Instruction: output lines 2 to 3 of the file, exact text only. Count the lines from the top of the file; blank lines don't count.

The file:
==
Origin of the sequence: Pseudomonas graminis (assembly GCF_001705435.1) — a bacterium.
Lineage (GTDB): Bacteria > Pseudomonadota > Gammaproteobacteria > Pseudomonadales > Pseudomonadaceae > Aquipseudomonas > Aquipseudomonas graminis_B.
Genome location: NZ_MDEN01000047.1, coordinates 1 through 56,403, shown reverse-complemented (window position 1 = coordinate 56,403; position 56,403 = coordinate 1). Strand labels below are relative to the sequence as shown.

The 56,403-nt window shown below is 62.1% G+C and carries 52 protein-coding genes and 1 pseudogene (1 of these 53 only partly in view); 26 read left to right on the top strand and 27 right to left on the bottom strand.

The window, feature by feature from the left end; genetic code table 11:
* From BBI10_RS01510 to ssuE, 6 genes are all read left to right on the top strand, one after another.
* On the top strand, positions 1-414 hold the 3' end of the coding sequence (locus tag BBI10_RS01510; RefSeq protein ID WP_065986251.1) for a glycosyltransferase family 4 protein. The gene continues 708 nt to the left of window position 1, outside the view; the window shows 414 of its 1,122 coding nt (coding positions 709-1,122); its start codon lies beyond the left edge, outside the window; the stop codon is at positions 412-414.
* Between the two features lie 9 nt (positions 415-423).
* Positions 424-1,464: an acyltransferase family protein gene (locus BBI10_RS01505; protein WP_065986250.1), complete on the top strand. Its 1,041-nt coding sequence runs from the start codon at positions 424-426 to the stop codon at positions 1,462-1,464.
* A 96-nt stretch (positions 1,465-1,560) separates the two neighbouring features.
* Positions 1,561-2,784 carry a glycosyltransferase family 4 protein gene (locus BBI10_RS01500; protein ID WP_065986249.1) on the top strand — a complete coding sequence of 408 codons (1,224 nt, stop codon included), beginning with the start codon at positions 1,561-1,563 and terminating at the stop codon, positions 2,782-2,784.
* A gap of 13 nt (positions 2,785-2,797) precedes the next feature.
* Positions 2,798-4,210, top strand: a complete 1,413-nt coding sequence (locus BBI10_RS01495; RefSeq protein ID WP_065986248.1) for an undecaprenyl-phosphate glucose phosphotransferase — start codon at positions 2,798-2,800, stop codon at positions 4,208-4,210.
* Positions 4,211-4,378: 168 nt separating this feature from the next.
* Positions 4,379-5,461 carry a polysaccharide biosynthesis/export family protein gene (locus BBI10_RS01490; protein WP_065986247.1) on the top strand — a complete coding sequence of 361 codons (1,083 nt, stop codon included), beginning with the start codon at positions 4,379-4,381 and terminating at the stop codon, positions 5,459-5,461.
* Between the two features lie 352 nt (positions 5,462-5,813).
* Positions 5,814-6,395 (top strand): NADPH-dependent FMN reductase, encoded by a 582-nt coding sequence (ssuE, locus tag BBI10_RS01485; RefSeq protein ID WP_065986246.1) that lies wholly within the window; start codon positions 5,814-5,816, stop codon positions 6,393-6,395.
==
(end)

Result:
Lineage (GTDB): Bacteria > Pseudomonadota > Gammaproteobacteria > Pseudomonadales > Pseudomonadaceae > Aquipseudomonas > Aquipseudomonas graminis_B.
Genome location: NZ_MDEN01000047.1, coordinates 1 through 56,403, shown reverse-complemented (window position 1 = coordinate 56,403; position 56,403 = coordinate 1). Strand labels below are relative to the sequence as shown.